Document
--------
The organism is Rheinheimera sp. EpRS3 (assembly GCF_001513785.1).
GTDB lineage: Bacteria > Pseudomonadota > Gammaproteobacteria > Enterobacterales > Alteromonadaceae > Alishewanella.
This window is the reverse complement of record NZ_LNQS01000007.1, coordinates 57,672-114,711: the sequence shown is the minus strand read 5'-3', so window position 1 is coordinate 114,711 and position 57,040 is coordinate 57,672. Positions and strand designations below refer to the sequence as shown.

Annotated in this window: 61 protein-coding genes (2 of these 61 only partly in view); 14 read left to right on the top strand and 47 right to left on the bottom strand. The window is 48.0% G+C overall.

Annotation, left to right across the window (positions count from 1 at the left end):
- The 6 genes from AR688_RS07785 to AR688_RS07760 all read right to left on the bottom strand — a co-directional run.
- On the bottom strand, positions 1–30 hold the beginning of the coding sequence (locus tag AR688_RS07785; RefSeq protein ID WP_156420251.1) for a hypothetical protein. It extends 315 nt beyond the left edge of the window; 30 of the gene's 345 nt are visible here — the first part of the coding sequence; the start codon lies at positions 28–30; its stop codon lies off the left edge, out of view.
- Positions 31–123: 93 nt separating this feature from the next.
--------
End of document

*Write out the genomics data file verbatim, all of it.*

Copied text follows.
The organism is Rheinheimera sp. EpRS3 (assembly GCF_001513785.1).
GTDB lineage: Bacteria > Pseudomonadota > Gammaproteobacteria > Enterobacterales > Alteromonadaceae > Alishewanella.
This window is the reverse complement of record NZ_LNQS01000007.1, coordinates 57,672-114,711: the sequence shown is the minus strand read 5'-3', so window position 1 is coordinate 114,711 and position 57,040 is coordinate 57,672. Positions and strand designations below refer to the sequence as shown.

Annotated in this window: 61 protein-coding genes (2 of these 61 only partly in view); 14 read left to right on the top strand and 47 right to left on the bottom strand. The window is 48.0% G+C overall.

Annotation, left to right across the window (positions count from 1 at the left end):
- The 6 genes from AR688_RS07785 to AR688_RS07760 all read right to left on the bottom strand — a co-directional run.
- On the bottom strand, positions 1–30 hold the beginning of the coding sequence (locus tag AR688_RS07785; RefSeq protein ID WP_156420251.1) for a hypothetical protein. It extends 315 nt beyond the left edge of the window; 30 of the gene's 345 nt are visible here — the first part of the coding sequence; the start codon lies at positions 28–30; its stop codon lies off the left edge, out of view.
- Positions 31–123: 93 nt separating this feature from the next.